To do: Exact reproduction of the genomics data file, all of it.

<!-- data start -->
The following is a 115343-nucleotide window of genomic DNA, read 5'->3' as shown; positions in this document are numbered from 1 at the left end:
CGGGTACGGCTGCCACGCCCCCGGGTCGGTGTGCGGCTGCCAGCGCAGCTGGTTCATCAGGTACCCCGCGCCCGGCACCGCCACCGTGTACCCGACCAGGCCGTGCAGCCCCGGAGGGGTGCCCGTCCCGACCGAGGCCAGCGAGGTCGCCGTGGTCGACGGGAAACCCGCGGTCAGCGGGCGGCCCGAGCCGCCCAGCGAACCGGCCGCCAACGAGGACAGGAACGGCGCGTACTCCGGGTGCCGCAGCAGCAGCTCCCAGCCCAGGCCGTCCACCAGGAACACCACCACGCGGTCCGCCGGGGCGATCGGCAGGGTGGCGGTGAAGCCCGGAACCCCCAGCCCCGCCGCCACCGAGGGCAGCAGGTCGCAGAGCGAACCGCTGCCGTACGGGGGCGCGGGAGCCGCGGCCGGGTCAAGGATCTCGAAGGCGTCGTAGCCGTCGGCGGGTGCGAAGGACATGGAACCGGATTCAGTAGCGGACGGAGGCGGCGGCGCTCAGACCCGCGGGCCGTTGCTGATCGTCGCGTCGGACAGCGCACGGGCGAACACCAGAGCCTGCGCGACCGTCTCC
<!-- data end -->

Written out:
The following is a 115343-nucleotide window of genomic DNA, read 5'->3' as shown; positions in this document are numbered from 1 at the left end:
CGGGTACGGCTGCCACGCCCCCGGGTCGGTGTGCGGCTGCCAGCGCAGCTGGTTCATCAGGTACCCCGCGCCCGGCACCGCCACCGTGTACCCGACCAGGCCGTGCAGCCCCGGAGGGGTGCCCGTCCCGACCGAGGCCAGCGAGGTCGCCGTGGTCGACGGGAAACCCGCGGTCAGCGGGCGGCCCGAGCCGCCCAGCGAACCGGCCGCCAACGAGGACAGGAACGGCGCGTACTCCGGGTGCCGCAGCAGCAGCTCCCAGCCCAGGCCGTCCACCAGGAACACCACCACGCGGTCCGCCGGGGCGATCGGCAGGGTGGCGGTGAAGCCCGGAACCCCCAGCCCCGCCGCCACCGAGGGCAGCAGGTCGCAGAGCGAACCGCTGCCGTACGGGGGCGCGGGAGCCGCGGCCGGGTCAAGGATCTCGAAGGCGTCGTAGCCGTCGGCGGGTGCGAAGGACATGGAACCGGATTCAGTAGCGGACGGAGGCGGCGGCGCTCAGACCCGCGGGCCGTTGCTGATCGTCGCGTCGGACAGCGCACGGGCGAACACCAGAGCCTGCGCGACCGTCTCC